Horses die in flooded field sparking social media campaign

  • A good Samaritan who tended an unknown dying horse has sparked a massive Facebook campaign to save a group of neglected horses on a Leicestershire floodplain.

    The page Help the horses of Fosse Park has gathered more than 19,000 likes in the past 24 hours.

    Farrier Mark Johnson had been concerned about the welfare of this group of horses in a large area of land near Fosse Retail Park, Leicester, for some time.

    However, when he drove past on Saturday (15 February), he noticed a horse lying down in floodwater (above).

    “That seemed strange, and when I went to investigate, I also saw the corpse of a foal,” Mark told H&H. He then called the RSPCA.

    The carcass of a foal was left decomposing

    The carcass of a foal was left decomposing

    “The fire brigade was fantastic getting the horse on to dry land, but sadly the horse’s state was too severe and it was euthanased.”

    Mark posted on Facebook the video and photos that his son Harry had recorded.

    “The problem has been there for a while, but my one hope is that through these 2 dead horses we can get the rest moved and legislation changed so that horses cannot be treated like this. It’s a permanent flood plain, their hay is only fit for burning and the fencing is horrific.”

    Since the photos were posted, Facebook administrators have been deluged with offers of stabling, hay and assistance to help.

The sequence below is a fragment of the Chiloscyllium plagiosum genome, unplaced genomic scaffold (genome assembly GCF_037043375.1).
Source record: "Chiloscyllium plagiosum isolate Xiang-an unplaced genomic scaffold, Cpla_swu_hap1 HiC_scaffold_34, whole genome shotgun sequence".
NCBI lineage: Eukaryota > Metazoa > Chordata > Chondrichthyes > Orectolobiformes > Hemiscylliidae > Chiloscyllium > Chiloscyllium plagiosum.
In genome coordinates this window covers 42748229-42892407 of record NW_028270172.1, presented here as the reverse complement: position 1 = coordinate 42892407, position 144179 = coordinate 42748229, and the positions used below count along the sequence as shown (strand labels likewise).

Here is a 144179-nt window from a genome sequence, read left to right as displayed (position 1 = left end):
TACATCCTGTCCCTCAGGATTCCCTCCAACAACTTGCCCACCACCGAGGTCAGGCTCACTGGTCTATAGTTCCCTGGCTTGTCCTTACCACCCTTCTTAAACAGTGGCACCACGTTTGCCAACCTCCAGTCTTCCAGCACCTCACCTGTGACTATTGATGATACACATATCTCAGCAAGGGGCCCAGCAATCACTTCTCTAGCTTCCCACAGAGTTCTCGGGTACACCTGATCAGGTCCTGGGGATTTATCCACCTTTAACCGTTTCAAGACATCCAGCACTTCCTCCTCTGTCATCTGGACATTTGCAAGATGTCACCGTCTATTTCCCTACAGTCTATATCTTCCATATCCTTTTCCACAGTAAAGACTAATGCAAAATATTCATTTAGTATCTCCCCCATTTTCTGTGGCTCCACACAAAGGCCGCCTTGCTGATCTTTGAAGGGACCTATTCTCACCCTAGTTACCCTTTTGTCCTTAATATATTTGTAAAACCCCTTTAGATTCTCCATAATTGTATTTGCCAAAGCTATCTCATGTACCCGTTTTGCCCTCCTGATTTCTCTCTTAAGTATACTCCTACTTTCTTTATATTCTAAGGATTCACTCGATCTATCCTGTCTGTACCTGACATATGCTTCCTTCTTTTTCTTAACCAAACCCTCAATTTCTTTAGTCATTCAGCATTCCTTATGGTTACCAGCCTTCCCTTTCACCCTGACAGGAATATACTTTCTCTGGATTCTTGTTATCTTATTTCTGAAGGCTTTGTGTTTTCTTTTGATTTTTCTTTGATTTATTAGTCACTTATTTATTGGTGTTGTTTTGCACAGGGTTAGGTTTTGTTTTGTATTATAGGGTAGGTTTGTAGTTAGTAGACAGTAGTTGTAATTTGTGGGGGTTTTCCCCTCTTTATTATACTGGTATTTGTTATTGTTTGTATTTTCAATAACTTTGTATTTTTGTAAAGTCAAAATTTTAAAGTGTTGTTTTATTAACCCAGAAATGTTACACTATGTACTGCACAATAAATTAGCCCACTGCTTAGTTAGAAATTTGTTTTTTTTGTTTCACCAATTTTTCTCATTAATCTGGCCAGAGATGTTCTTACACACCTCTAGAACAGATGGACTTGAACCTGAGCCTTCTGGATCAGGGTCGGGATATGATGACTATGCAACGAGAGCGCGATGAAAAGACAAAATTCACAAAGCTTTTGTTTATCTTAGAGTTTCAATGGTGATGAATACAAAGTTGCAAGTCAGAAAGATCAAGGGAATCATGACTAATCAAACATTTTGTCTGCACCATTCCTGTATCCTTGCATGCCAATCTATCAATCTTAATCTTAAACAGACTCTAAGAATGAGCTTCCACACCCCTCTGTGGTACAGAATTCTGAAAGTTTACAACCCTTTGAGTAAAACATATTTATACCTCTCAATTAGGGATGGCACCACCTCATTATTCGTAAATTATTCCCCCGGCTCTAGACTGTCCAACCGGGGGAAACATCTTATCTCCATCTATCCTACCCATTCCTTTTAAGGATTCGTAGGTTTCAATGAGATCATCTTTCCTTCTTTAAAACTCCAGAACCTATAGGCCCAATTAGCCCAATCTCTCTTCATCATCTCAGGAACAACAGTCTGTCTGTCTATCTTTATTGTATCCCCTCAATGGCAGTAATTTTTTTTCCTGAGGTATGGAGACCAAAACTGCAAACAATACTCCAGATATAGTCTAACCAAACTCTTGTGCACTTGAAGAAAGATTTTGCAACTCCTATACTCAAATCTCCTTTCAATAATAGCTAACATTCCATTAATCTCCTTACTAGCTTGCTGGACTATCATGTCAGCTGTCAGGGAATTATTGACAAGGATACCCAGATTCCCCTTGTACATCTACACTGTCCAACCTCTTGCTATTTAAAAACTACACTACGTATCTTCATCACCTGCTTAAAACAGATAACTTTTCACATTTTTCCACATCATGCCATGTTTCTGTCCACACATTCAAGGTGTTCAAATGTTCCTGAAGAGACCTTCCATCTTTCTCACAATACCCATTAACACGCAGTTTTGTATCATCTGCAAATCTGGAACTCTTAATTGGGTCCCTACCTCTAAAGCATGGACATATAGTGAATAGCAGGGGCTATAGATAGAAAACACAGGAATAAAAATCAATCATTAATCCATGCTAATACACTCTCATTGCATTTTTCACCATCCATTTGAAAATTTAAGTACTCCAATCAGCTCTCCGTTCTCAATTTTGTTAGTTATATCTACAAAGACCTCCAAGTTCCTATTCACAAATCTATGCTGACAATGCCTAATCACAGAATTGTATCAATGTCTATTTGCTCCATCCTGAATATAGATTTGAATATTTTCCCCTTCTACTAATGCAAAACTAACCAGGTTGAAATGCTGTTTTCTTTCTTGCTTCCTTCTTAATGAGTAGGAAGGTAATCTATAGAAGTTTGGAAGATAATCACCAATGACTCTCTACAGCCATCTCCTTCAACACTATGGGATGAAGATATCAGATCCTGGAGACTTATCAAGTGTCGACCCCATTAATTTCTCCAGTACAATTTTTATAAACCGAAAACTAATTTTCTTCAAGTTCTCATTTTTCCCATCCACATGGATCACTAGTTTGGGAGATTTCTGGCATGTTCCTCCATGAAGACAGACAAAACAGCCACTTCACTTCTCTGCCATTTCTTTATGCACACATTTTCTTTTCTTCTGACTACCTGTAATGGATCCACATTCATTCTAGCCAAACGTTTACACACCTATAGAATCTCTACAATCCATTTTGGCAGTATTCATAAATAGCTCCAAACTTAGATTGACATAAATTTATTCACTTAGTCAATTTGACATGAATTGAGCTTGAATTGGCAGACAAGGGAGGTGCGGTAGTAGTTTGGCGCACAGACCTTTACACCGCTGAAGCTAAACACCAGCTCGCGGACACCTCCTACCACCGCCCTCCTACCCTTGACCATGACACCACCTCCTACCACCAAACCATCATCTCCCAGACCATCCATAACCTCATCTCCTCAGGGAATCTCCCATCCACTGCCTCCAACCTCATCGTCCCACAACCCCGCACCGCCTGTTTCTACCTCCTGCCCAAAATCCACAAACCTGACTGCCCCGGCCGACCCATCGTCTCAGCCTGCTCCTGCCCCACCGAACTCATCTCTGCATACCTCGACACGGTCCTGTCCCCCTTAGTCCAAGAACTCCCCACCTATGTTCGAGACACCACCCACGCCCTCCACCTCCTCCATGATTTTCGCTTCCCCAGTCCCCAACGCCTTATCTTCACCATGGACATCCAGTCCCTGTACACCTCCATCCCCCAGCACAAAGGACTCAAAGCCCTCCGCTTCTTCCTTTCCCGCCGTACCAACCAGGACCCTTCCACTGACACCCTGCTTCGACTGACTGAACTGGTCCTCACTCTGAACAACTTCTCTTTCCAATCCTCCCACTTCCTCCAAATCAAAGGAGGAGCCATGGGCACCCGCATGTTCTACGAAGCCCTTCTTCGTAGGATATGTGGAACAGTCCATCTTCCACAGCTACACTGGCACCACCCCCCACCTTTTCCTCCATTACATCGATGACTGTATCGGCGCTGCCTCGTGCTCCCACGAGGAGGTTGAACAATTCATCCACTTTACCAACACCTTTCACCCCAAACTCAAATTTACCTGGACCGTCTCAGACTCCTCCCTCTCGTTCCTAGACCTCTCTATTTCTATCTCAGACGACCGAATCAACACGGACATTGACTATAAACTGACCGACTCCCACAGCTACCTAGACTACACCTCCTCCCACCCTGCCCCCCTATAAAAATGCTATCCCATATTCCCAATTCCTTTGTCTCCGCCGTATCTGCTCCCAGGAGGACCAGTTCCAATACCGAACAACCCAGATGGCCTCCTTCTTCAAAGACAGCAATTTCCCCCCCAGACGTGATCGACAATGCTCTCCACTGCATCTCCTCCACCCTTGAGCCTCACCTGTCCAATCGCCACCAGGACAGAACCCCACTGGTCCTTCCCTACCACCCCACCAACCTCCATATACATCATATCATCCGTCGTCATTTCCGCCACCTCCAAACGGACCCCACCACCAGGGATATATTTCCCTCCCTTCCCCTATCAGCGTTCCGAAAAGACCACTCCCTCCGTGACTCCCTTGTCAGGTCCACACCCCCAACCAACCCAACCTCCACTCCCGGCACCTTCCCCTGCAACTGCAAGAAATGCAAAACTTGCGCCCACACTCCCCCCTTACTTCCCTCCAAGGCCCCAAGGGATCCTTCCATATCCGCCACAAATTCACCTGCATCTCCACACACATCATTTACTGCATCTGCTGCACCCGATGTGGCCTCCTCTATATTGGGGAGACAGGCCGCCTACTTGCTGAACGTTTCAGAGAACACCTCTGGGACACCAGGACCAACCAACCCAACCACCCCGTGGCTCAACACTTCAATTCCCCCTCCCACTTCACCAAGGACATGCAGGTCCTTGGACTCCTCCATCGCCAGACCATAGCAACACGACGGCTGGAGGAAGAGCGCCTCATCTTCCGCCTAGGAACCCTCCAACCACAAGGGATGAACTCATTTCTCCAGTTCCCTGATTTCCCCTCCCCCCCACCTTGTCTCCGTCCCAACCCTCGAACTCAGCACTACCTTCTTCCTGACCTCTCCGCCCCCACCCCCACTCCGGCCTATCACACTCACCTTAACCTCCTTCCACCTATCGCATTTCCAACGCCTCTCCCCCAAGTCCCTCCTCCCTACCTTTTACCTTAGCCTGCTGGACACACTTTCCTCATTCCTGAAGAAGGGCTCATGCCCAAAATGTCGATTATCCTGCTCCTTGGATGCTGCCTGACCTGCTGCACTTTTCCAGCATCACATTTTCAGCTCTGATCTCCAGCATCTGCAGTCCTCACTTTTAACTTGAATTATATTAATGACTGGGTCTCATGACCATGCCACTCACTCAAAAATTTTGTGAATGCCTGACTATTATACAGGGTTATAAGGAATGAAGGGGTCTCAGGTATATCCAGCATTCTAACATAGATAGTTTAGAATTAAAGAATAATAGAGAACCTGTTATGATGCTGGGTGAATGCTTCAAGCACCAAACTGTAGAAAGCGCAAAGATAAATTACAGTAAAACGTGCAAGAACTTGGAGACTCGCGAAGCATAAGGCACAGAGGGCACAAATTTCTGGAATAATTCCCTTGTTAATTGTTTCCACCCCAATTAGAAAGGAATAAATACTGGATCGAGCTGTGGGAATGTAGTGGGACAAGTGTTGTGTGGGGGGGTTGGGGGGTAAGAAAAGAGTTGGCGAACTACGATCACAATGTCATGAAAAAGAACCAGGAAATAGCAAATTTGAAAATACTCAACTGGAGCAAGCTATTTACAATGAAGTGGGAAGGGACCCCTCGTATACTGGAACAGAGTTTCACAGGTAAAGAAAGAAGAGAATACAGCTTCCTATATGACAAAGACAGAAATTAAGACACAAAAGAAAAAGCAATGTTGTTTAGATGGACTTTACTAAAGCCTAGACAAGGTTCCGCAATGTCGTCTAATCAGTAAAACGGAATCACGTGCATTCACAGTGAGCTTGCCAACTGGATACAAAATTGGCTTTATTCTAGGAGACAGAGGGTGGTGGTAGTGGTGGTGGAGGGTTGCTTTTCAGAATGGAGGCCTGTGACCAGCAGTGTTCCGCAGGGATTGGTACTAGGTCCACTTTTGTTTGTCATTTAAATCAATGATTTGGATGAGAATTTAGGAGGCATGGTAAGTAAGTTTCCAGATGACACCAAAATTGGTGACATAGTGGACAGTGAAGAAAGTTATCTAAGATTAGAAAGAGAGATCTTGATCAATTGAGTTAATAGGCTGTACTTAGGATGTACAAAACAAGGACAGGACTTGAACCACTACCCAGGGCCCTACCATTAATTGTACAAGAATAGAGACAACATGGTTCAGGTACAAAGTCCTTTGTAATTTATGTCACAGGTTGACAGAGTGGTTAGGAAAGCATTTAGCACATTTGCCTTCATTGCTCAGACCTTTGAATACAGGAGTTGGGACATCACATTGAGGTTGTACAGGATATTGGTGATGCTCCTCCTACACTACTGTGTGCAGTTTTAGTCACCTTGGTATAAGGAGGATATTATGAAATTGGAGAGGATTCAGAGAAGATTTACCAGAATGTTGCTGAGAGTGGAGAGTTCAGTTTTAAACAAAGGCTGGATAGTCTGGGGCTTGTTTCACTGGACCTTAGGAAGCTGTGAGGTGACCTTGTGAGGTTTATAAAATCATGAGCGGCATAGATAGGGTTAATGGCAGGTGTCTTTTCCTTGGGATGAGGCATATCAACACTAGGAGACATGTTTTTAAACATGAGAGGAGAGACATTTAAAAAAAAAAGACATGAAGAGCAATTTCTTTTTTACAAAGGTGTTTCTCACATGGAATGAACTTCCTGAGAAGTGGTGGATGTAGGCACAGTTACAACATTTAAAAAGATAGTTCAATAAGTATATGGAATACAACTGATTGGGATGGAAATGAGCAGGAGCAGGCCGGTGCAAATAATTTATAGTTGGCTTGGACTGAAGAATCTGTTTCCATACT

One administrator, Sarah Anne Mickleburgh, is restarting Leicester Horsewatch. A follower has already pledged £140 to pay for the Horsewatch website.

    “These horses have been on and off this land for years, but it’s only because Mark went to check the dead horse out that it’s raised awareness that we can do something,” Sarah Anne said.

    But she advised other wannabe good Samaritans that the matter is “now in the right hands, through the correct channels”.

    The RSPCA, Trading Standards and Melton Police are all involved.

    “We don’t want people feeding the horses, or going down there to help because it will cease to be a welfare case,” she said. “People must stay off the land, or they may be guilty of trespass or theft.

    The RSPCA has been blamed for insufficient care on social networking sites, but Sarah Anne and Mark defended the organisation’s current activity. The field is owned by Everard Brewery and let out to an undisclosed tenant. The RSPCA is in contact with the owners and monitoring the situation.

    “The location is not ideal due to recent flooding, but the horses are kept on a huge area of land and have areas of dry land they can move to freely,” said an RSPCA spokesman. “The owner attends and provides extra hay. [We] cannot just remove horses if there are no legal offences broken.”

    Tony Tyler, deputy chief executive of World Horse Welfare — which has attended the site — said there are “thousands” of Fosse Park situations across the country due to the atrocious weather and the horses are the owner’s responsibility.

    “This case has been handled throughout by the RSPCA, which gave strong advice to the owner 2 weeks ago,” he said. “The other horses seemed in reasonable bodily condition, which makes it difficult to force owners to improve conditions.

    Charities must work within the law, and they cannot seize animals even from a flooded field if dryer areas are accessible to them.

    The owner removed the decomposing carcass this morning (Monday 17 Feburary).


    You may like...